New East Digital Archive

Could Heineken be a victim of a Hungarian ban on “totalitarian symbols”?

Could Heineken be a victim of a Hungarian ban on “totalitarian symbols”?
(Image: Alan Turkus under a CC licence)

15 March 2017

On Tuesday a bill was submitted to the Hungarian parliament proposing a ban on using “totalitarian symbols” for commercial purposes. Could beer brand Heineken’s red star be in trouble?

Deputy Prime Minister Zsolt Semjén and MP János Lázár, of the governing Fidesz-KDNP alliance, submitted the bill on the grounds that commercial use of the symbols lends them “a kind of legitimacy”.

If the proposed law is passed, the swastika, arrow cross (the symbol of the Hungarian Fascist movement), hammer and sickle, and red star would be banned for commercial use 30 days after the law is signed. Any company found to be violating the ban after 1 January 2018 would be liable to face criminal charges.

Local media have speculated that beer giant Heineken may be forced to change its logo, which features a five-pointed red star, for products sold in Hungary.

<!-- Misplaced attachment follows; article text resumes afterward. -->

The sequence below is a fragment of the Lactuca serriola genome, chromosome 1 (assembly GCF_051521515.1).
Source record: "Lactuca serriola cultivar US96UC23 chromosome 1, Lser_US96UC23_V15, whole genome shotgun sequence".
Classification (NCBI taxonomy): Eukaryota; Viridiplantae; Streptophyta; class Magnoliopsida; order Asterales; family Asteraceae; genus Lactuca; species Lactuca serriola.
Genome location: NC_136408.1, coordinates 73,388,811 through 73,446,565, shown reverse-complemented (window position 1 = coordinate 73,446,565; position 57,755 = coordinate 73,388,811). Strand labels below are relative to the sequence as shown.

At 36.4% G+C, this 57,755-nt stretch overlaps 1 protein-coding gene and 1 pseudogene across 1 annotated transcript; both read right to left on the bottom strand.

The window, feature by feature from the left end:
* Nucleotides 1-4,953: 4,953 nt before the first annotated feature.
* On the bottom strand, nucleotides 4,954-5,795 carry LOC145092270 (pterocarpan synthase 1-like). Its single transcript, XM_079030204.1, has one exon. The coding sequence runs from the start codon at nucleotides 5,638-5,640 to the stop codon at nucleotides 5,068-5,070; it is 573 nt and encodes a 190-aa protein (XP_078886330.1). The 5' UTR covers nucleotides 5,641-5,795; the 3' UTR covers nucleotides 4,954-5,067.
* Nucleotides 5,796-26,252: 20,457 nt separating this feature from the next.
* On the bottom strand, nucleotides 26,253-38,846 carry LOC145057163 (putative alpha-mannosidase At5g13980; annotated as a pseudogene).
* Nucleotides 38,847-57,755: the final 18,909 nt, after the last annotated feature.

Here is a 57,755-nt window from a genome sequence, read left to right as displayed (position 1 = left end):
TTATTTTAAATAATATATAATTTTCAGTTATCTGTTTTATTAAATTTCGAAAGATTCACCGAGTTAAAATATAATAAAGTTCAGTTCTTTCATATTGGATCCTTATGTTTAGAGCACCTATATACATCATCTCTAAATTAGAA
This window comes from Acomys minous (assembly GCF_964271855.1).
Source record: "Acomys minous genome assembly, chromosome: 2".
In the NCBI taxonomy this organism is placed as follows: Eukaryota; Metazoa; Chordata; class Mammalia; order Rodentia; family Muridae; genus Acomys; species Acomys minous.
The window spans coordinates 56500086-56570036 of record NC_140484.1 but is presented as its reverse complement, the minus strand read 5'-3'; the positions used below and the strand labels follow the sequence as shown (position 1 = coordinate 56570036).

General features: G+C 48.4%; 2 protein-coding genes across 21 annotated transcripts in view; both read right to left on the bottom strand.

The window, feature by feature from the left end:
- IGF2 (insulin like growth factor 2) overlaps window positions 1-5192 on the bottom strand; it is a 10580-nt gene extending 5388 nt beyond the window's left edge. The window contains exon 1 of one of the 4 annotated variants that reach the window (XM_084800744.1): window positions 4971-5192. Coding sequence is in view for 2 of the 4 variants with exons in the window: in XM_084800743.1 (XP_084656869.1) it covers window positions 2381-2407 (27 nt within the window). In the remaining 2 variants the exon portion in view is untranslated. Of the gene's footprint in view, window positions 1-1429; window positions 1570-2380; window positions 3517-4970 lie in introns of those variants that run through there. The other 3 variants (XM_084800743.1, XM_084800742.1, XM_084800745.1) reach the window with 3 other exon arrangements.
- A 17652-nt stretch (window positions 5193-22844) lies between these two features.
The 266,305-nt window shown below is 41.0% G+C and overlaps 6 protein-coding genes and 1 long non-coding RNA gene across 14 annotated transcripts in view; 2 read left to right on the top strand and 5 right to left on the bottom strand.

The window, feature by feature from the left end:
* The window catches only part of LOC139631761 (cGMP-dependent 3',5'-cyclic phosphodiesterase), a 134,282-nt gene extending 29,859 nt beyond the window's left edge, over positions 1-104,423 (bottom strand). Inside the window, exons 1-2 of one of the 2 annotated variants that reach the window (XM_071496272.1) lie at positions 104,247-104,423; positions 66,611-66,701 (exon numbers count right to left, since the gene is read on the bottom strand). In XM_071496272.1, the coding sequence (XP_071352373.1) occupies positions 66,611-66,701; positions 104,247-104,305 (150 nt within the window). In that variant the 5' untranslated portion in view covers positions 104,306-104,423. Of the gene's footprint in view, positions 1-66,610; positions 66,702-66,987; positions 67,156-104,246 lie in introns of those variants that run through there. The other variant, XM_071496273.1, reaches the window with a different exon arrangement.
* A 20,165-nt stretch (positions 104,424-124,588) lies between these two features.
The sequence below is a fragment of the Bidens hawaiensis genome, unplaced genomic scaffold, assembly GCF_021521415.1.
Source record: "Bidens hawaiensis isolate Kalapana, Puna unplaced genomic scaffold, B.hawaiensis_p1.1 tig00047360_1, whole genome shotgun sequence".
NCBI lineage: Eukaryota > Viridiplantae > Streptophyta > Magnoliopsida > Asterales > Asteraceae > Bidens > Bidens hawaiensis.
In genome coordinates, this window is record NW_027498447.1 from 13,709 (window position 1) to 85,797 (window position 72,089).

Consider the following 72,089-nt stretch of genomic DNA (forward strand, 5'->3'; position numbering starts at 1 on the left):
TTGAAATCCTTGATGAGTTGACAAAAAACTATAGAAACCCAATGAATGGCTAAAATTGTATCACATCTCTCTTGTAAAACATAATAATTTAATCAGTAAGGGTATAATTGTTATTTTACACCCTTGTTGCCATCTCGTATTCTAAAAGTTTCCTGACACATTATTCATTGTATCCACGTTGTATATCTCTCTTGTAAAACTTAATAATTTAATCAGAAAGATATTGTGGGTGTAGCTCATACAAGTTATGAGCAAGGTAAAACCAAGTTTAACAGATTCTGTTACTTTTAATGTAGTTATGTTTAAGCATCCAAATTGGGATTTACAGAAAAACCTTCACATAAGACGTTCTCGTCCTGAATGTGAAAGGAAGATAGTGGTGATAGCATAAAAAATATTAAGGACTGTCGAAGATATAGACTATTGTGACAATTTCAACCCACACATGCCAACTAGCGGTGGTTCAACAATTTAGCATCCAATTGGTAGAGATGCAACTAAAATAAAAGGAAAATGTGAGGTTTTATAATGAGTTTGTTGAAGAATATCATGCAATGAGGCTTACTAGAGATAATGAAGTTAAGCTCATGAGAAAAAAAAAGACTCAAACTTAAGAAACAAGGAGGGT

“For the moment we are not in a position to comment [...],” Heineken Hungary said in a statement to the Budapest Business Journal.

A number of post-Soviet states and members of the former Eastern Bloc have undergone, or are undergoing, a process of decommunisation, which in some cases involves a ban on communist symbols. Among the most discussed in recent years is that of Ukraine, which began a formal decommunisation process in April 2015. In December last year, Croatian Prime Minister Andrej Plenković announced a possible ban on all totalitarian symbols, including the red star.

Source: Budapest Business Journal